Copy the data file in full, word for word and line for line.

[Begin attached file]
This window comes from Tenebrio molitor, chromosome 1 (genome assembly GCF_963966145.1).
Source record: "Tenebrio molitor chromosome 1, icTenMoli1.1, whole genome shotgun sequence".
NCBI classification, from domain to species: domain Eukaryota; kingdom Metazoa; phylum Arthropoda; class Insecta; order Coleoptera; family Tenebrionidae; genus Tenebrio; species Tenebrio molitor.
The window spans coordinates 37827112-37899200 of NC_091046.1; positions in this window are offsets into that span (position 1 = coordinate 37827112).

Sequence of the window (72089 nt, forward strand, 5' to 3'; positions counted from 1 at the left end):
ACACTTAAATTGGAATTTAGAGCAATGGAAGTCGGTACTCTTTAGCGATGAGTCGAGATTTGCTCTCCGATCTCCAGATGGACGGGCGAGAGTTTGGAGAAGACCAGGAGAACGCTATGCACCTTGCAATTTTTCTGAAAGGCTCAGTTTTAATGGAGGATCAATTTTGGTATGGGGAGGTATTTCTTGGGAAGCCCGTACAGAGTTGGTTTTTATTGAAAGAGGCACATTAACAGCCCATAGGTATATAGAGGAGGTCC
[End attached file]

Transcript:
This window comes from Tenebrio molitor, chromosome 1 (genome assembly GCF_963966145.1).
Source record: "Tenebrio molitor chromosome 1, icTenMoli1.1, whole genome shotgun sequence".
NCBI classification, from domain to species: domain Eukaryota; kingdom Metazoa; phylum Arthropoda; class Insecta; order Coleoptera; family Tenebrionidae; genus Tenebrio; species Tenebrio molitor.
The window spans coordinates 37827112-37899200 of NC_091046.1; positions in this window are offsets into that span (position 1 = coordinate 37827112).

Sequence of the window (72089 nt, forward strand, 5' to 3'; positions counted from 1 at the left end):
ACACTTAAATTGGAATTTAGAGCAATGGAAGTCGGTACTCTTTAGCGATGAGTCGAGATTTGCTCTCCGATCTCCAGATGGACGGGCGAGAGTTTGGAGAAGACCAGGAGAACGCTATGCACCTTGCAATTTTTCTGAAAGGCTCAGTTTTAATGGAGGATCAATTTTGGTATGGGGAGGTATTTCTTGGGAAGCCCGTACAGAGTTGGTTTTTATTGAAAGAGGCACATTAACAGCCCATAGGTATATAGAGGAGGTCC